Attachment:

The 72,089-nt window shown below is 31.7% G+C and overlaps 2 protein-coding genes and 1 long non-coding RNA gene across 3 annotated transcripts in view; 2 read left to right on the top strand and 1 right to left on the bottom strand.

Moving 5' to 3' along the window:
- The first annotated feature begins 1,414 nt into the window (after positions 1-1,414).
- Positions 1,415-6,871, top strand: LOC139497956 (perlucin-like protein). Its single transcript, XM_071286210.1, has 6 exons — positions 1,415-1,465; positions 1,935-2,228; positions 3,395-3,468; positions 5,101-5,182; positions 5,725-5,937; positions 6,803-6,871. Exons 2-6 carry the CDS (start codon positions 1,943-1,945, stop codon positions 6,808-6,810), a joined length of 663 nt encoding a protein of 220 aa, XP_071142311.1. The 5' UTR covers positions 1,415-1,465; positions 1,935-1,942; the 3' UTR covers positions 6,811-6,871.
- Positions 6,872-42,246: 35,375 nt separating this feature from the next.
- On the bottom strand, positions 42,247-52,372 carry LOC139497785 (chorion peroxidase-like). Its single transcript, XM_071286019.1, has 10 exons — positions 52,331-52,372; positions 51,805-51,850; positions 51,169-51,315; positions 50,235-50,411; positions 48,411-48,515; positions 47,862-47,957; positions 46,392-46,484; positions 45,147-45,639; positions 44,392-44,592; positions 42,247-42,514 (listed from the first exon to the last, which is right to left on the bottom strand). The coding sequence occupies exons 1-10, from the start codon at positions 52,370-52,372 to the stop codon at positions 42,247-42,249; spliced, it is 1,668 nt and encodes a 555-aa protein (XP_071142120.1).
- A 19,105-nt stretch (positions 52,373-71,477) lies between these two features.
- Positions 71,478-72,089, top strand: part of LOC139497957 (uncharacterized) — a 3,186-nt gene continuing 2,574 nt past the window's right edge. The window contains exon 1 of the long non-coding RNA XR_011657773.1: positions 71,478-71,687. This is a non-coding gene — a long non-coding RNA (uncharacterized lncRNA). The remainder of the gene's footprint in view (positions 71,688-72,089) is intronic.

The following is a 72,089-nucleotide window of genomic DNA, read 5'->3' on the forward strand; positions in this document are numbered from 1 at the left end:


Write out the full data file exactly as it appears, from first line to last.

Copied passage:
The 72,089-nt window shown below is 31.7% G+C and overlaps 2 protein-coding genes and 1 long non-coding RNA gene across 3 annotated transcripts in view; 2 read left to right on the top strand and 1 right to left on the bottom strand.

Moving 5' to 3' along the window:
- The first annotated feature begins 1,414 nt into the window (after positions 1-1,414).
- Positions 1,415-6,871, top strand: LOC139497956 (perlucin-like protein). Its single transcript, XM_071286210.1, has 6 exons — positions 1,415-1,465; positions 1,935-2,228; positions 3,395-3,468; positions 5,101-5,182; positions 5,725-5,937; positions 6,803-6,871. Exons 2-6 carry the CDS (start codon positions 1,943-1,945, stop codon positions 6,808-6,810), a joined length of 663 nt encoding a protein of 220 aa, XP_071142311.1. The 5' UTR covers positions 1,415-1,465; positions 1,935-1,942; the 3' UTR covers positions 6,811-6,871.
- Positions 6,872-42,246: 35,375 nt separating this feature from the next.
- On the bottom strand, positions 42,247-52,372 carry LOC139497785 (chorion peroxidase-like). Its single transcript, XM_071286019.1, has 10 exons — positions 52,331-52,372; positions 51,805-51,850; positions 51,169-51,315; positions 50,235-50,411; positions 48,411-48,515; positions 47,862-47,957; positions 46,392-46,484; positions 45,147-45,639; positions 44,392-44,592; positions 42,247-42,514 (listed from the first exon to the last, which is right to left on the bottom strand). The coding sequence occupies exons 1-10, from the start codon at positions 52,370-52,372 to the stop codon at positions 42,247-42,249; spliced, it is 1,668 nt and encodes a 555-aa protein (XP_071142120.1).
- A 19,105-nt stretch (positions 52,373-71,477) lies between these two features.
- Positions 71,478-72,089, top strand: part of LOC139497957 (uncharacterized) — a 3,186-nt gene continuing 2,574 nt past the window's right edge. The window contains exon 1 of the long non-coding RNA XR_011657773.1: positions 71,478-71,687. This is a non-coding gene — a long non-coding RNA (uncharacterized lncRNA). The remainder of the gene's footprint in view (positions 71,688-72,089) is intronic.

The following is a 72,089-nucleotide window of genomic DNA, read 5'->3' on the forward strand; positions in this document are numbered from 1 at the left end: